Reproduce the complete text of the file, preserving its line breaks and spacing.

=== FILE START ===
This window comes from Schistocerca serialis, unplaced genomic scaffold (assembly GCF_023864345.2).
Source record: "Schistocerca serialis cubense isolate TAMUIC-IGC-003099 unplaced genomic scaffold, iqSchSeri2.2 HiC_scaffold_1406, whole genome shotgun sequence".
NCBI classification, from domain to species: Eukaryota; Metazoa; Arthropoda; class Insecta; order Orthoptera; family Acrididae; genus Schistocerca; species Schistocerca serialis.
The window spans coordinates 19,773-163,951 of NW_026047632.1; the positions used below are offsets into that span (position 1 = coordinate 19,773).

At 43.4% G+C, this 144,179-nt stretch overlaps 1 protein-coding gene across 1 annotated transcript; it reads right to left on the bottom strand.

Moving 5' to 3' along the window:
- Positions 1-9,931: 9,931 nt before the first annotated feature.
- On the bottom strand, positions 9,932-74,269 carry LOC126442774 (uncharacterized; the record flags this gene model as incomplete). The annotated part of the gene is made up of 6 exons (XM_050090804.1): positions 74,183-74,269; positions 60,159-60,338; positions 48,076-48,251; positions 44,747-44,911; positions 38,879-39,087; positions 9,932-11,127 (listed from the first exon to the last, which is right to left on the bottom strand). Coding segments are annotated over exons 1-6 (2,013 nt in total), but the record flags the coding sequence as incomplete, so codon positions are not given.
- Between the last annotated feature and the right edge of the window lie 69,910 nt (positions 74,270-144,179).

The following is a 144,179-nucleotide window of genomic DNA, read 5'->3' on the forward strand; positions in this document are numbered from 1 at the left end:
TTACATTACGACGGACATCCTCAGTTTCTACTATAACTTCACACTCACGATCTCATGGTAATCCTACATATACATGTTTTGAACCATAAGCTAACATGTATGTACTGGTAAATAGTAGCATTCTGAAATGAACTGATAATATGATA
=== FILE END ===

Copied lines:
This window comes from Schistocerca serialis, unplaced genomic scaffold (assembly GCF_023864345.2).
Source record: "Schistocerca serialis cubense isolate TAMUIC-IGC-003099 unplaced genomic scaffold, iqSchSeri2.2 HiC_scaffold_1406, whole genome shotgun sequence".
NCBI classification, from domain to species: Eukaryota; Metazoa; Arthropoda; class Insecta; order Orthoptera; family Acrididae; genus Schistocerca; species Schistocerca serialis.
The window spans coordinates 19,773-163,951 of NW_026047632.1; the positions used below are offsets into that span (position 1 = coordinate 19,773).

At 43.4% G+C, this 144,179-nt stretch overlaps 1 protein-coding gene across 1 annotated transcript; it reads right to left on the bottom strand.

Moving 5' to 3' along the window:
- Positions 1-9,931: 9,931 nt before the first annotated feature.
- On the bottom strand, positions 9,932-74,269 carry LOC126442774 (uncharacterized; the record flags this gene model as incomplete). The annotated part of the gene is made up of 6 exons (XM_050090804.1): positions 74,183-74,269; positions 60,159-60,338; positions 48,076-48,251; positions 44,747-44,911; positions 38,879-39,087; positions 9,932-11,127 (listed from the first exon to the last, which is right to left on the bottom strand). Coding segments are annotated over exons 1-6 (2,013 nt in total), but the record flags the coding sequence as incomplete, so codon positions are not given.
- Between the last annotated feature and the right edge of the window lie 69,910 nt (positions 74,270-144,179).

The following is a 144,179-nucleotide window of genomic DNA, read 5'->3' on the forward strand; positions in this document are numbered from 1 at the left end:
TTACATTACGACGGACATCCTCAGTTTCTACTATAACTTCACACTCACGATCTCATGGTAATCCTACATATACATGTTTTGAACCATAAGCTAACATGTATGTACTGGTAAATAGTAGCATTCTGAAATGAACTGATAATATGATA